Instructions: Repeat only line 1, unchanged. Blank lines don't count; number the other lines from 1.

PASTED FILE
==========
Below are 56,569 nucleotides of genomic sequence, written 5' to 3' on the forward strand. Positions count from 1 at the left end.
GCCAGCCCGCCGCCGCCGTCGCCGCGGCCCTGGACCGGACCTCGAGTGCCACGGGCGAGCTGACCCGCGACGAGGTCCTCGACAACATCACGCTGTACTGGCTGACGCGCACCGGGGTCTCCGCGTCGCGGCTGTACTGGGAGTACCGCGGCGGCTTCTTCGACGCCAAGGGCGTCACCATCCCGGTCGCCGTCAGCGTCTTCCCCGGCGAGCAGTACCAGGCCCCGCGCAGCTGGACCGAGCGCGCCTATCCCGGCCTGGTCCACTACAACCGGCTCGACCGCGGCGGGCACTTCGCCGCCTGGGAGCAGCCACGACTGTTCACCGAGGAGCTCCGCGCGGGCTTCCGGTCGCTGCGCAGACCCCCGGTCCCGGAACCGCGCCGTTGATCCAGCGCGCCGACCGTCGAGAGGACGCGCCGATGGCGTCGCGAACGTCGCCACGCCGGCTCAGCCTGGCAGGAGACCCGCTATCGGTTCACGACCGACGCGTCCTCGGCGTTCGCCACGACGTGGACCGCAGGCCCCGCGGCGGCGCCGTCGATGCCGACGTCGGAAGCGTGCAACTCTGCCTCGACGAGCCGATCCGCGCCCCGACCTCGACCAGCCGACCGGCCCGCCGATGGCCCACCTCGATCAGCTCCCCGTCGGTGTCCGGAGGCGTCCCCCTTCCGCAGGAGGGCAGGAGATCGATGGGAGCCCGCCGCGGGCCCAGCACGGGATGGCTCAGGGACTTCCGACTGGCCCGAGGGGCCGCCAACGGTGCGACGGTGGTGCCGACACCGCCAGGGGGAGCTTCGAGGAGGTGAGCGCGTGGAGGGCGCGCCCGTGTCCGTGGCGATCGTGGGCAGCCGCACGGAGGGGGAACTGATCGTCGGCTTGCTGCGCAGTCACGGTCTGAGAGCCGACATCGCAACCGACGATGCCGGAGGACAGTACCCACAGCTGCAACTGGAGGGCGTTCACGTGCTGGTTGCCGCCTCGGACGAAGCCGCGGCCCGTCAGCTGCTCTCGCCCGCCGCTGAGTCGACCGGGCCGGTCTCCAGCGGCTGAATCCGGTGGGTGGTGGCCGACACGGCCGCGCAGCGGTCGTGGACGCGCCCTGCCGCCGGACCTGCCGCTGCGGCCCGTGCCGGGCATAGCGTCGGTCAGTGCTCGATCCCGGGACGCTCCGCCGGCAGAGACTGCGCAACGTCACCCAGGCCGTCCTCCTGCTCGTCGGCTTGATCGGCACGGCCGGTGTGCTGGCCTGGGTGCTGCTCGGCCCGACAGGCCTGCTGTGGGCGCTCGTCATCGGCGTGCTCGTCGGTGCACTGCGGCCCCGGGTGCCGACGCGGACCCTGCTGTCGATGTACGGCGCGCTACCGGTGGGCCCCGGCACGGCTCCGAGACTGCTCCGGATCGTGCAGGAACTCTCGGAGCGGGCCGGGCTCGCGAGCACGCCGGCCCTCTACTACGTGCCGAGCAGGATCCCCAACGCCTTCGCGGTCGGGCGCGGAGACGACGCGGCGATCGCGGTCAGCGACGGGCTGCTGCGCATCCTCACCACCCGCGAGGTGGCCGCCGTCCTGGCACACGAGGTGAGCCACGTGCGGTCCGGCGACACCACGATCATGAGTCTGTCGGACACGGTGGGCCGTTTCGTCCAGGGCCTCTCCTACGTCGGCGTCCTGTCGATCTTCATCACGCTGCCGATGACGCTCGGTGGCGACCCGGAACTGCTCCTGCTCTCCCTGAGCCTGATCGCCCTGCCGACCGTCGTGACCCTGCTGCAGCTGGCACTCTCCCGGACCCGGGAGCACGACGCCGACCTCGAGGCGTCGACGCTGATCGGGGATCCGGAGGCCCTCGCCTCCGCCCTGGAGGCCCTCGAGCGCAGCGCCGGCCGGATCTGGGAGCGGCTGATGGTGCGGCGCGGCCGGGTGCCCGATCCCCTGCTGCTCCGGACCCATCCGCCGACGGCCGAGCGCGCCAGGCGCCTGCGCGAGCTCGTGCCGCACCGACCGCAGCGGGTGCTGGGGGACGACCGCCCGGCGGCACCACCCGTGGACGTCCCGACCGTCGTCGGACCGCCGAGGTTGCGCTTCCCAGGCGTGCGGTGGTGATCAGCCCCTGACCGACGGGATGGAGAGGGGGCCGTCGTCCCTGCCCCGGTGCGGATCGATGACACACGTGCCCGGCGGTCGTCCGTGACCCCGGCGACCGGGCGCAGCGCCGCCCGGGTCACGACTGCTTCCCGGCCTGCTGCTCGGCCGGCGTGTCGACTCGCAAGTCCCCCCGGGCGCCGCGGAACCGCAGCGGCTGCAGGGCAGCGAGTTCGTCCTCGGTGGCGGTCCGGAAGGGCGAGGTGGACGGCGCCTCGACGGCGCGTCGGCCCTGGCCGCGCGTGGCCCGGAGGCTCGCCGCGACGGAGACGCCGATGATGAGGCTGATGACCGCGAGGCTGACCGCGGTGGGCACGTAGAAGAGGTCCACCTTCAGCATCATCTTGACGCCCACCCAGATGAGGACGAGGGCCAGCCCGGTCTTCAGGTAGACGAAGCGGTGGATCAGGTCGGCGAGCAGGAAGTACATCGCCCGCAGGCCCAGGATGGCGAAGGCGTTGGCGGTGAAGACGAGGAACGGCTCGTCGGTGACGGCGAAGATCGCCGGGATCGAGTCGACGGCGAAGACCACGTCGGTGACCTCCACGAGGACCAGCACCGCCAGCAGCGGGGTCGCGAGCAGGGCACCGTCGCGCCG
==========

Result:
Below are 56,569 nucleotides of genomic sequence, written 5' to 3' on the forward strand. Positions count from 1 at the left end.